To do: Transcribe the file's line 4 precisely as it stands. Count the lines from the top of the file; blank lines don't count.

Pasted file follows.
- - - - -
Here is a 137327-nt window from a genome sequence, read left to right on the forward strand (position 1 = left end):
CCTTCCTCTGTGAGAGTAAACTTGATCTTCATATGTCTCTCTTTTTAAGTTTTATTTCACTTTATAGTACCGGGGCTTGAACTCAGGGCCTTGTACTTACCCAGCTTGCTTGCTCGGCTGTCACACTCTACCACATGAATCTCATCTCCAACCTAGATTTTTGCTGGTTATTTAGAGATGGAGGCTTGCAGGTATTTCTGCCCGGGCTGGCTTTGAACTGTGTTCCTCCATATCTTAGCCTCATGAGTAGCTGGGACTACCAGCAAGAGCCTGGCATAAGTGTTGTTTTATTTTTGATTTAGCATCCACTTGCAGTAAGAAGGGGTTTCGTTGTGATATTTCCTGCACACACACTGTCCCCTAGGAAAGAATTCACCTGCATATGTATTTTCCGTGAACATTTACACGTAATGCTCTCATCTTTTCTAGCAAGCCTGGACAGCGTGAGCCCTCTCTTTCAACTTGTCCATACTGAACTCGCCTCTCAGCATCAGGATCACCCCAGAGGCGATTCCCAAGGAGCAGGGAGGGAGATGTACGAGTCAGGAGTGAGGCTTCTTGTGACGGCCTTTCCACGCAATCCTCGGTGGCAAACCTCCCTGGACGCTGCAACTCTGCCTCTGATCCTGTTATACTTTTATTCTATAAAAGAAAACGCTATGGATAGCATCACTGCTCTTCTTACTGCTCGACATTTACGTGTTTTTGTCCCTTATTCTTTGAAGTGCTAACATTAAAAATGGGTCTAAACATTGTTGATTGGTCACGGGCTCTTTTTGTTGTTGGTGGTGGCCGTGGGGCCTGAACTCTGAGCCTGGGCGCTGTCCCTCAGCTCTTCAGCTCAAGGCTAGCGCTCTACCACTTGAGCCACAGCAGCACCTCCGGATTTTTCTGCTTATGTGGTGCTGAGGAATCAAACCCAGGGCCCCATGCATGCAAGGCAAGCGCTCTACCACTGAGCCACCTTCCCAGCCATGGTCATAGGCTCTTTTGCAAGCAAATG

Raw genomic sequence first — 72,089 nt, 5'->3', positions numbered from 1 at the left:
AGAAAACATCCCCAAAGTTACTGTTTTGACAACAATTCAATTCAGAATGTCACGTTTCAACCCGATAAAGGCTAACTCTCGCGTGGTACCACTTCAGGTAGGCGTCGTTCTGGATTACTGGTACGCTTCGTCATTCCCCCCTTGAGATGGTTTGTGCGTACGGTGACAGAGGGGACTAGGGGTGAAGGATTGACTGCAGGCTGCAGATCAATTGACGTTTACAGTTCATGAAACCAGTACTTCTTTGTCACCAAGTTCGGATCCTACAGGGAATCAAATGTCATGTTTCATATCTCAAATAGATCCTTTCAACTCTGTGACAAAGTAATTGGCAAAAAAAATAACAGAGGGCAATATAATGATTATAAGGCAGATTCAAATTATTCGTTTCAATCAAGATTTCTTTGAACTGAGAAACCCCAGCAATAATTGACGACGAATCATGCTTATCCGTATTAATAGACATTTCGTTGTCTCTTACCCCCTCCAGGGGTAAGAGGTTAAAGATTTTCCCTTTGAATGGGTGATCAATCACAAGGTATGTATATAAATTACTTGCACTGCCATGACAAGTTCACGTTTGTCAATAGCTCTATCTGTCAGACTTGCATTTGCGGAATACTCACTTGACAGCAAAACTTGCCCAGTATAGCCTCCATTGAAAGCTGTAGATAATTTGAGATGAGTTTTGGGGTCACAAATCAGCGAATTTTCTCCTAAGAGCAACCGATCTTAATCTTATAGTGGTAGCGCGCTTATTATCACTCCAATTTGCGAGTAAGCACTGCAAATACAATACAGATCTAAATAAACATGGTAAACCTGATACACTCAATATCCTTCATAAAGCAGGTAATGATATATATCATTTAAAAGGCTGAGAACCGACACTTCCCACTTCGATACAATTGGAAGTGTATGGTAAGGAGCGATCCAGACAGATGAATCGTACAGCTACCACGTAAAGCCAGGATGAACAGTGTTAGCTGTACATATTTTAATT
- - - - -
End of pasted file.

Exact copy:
AGAAAACATCCCCAAAGTTACTGTTTTGACAACAATTCAATTCAGAATGTCACGTTTCAACCCGATAAAGGCTAACTCTCGCGTGGTACCACTTCAGGTAGGCGTCGTTCTGGATTACTGGTACGCTTCGTCATTCCCCCCTTGAGATGGTTTGTGCGTACGGTGACAGAGGGGACTAGGGGTGAAGGATTGACTGCAGGCTGCAGATCAATTGACGTTTACAGTTCATGAAACCAGTACTTCTTTGTCACCAAGTTCGGATCCTACAGGGAATCAAATGTCATGTTTCATATCTCAAATAGATCCTTTCAACTCTGTGACAAAGTAATTGGCAAAAAAAATAACAGAGGGCAATATAATGATTATAAGGCAGATTCAAATTATTCGTTTCAATCAAGATTTCTTTGAACTGAGAAACCCCAGCAATAATTGACGACGAATCATGCTTATCCGTATTAATAGACATTTCGTTGTCTCTTACCCCCTCCAGGGGTAAGAGGTTAAAGATTTTCCCTTTGAATGGGTGATCAATCACAAGGTATGTATATAAATTACTTGCACTGCCATGACAAGTTCACGTTTGTCAATAGCTCTATCTGTCAGACTTGCATTTGCGGAATACTCACTTGACAGCAAAACTTGCCCAGTATAGCCTCCATTGAAAGCTGTAGATAATTTGAGATGAGTTTTGGGGTCACAAATCAGCGAATTTTCTCCTAAGAGCAACCGATCTTAATCTTATAGTGGTAGCGCGCTTATTATCACTCCAATTTGCGAGTAAGCACTGCAAATACAATACAGATCTAAATAAACATGGTAAACCTGATACACTCAATATCCTTCATAAAGCAGGTAATGATATATATCATTTAAAAGGCTGAGAACCGACACTTCCCACTTCGATACAATTGGAAGTGTATGGTAAGGAGCGATCCAGACAGATGAATCGTACAGCTACCACGTAAAGCCAGGATGAACAGTGTTAGCTGTACATATTTTAATT